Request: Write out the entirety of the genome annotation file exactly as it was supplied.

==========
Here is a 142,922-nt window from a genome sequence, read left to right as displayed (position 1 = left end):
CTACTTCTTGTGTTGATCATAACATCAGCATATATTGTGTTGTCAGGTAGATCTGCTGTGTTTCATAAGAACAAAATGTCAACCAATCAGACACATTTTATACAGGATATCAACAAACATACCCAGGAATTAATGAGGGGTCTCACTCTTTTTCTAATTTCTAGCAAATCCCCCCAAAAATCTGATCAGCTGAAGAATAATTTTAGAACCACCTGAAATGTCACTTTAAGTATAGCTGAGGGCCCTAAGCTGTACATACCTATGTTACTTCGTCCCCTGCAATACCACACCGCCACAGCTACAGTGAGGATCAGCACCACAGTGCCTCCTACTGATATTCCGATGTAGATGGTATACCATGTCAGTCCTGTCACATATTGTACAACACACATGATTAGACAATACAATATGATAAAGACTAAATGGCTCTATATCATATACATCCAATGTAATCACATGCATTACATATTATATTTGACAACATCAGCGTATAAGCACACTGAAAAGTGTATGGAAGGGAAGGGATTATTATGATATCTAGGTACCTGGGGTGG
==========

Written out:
Here is a 142,922-nt window from a genome sequence, read left to right as displayed (position 1 = left end):
CTACTTCTTGTGTTGATCATAACATCAGCATATATTGTGTTGTCAGGTAGATCTGCTGTGTTTCATAAGAACAAAATGTCAACCAATCAGACACATTTTATACAGGATATCAACAAACATACCCAGGAATTAATGAGGGGTCTCACTCTTTTTCTAATTTCTAGCAAATCCCCCCAAAAATCTGATCAGCTGAAGAATAATTTTAGAACCACCTGAAATGTCACTTTAAGTATAGCTGAGGGCCCTAAGCTGTACATACCTATGTTACTTCGTCCCCTGCAATACCACACCGCCACAGCTACAGTGAGGATCAGCACCACAGTGCCTCCTACTGATATTCCGATGTAGATGGTATACCATGTCAGTCCTGTCACATATTGTACAACACACATGATTAGACAATACAATATGATAAAGACTAAATGGCTCTATATCATATACATCCAATGTAATCACATGCATTACATATTATATTTGACAACATCAGCGTATAAGCACACTGAAAAGTGTATGGAAGGGAAGGGATTATTATGATATCTAGGTACCTGGGGTGG